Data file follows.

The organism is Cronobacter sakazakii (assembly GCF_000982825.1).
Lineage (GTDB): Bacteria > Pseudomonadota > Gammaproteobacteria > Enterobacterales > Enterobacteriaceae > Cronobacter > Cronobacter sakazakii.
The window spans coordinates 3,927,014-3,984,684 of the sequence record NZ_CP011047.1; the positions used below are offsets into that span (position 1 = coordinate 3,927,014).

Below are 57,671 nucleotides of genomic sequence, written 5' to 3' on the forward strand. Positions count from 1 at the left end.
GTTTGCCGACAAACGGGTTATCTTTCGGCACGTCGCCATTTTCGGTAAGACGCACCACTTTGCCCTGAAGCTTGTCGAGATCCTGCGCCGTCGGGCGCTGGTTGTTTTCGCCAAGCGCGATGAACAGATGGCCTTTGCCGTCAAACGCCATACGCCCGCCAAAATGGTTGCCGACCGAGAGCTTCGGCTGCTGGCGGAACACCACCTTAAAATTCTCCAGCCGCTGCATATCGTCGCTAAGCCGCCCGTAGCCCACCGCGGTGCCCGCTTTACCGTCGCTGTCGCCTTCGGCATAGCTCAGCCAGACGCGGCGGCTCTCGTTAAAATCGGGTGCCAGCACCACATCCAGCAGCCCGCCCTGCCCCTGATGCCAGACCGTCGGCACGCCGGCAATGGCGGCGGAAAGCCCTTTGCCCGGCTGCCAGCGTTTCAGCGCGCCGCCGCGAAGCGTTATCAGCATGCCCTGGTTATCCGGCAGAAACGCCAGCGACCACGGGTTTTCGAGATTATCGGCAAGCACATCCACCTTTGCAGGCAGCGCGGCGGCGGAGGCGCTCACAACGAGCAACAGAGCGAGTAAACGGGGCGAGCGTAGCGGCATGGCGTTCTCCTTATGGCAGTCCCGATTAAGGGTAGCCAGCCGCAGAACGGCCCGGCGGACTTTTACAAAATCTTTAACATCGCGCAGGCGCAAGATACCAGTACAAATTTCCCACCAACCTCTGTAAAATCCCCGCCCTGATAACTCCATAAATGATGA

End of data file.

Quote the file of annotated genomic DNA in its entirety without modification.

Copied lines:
The organism is Cronobacter sakazakii (assembly GCF_000982825.1).
Lineage (GTDB): Bacteria > Pseudomonadota > Gammaproteobacteria > Enterobacterales > Enterobacteriaceae > Cronobacter > Cronobacter sakazakii.
The window spans coordinates 3,927,014-3,984,684 of the sequence record NZ_CP011047.1; the positions used below are offsets into that span (position 1 = coordinate 3,927,014).

Below are 57,671 nucleotides of genomic sequence, written 5' to 3' on the forward strand. Positions count from 1 at the left end.
GTTTGCCGACAAACGGGTTATCTTTCGGCACGTCGCCATTTTCGGTAAGACGCACCACTTTGCCCTGAAGCTTGTCGAGATCCTGCGCCGTCGGGCGCTGGTTGTTTTCGCCAAGCGCGATGAACAGATGGCCTTTGCCGTCAAACGCCATACGCCCGCCAAAATGGTTGCCGACCGAGAGCTTCGGCTGCTGGCGGAACACCACCTTAAAATTCTCCAGCCGCTGCATATCGTCGCTAAGCCGCCCGTAGCCCACCGCGGTGCCCGCTTTACCGTCGCTGTCGCCTTCGGCATAGCTCAGCCAGACGCGGCGGCTCTCGTTAAAATCGGGTGCCAGCACCACATCCAGCAGCCCGCCCTGCCCCTGATGCCAGACCGTCGGCACGCCGGCAATGGCGGCGGAAAGCCCTTTGCCCGGCTGCCAGCGTTTCAGCGCGCCGCCGCGAAGCGTTATCAGCATGCCCTGGTTATCCGGCAGAAACGCCAGCGACCACGGGTTTTCGAGATTATCGGCAAGCACATCCACCTTTGCAGGCAGCGCGGCGGCGGAGGCGCTCACAACGAGCAACAGAGCGAGTAAACGGGGCGAGCGTAGCGGCATGGCGTTCTCCTTATGGCAGTCCCGATTAAGGGTAGCCAGCCGCAGAACGGCCCGGCGGACTTTTACAAAATCTTTAACATCGCGCAGGCGCAAGATACCAGTACAAATTTCCCACCAACCTCTGTAAAATCCCCGCCCTGATAACTCCATAAATGATGA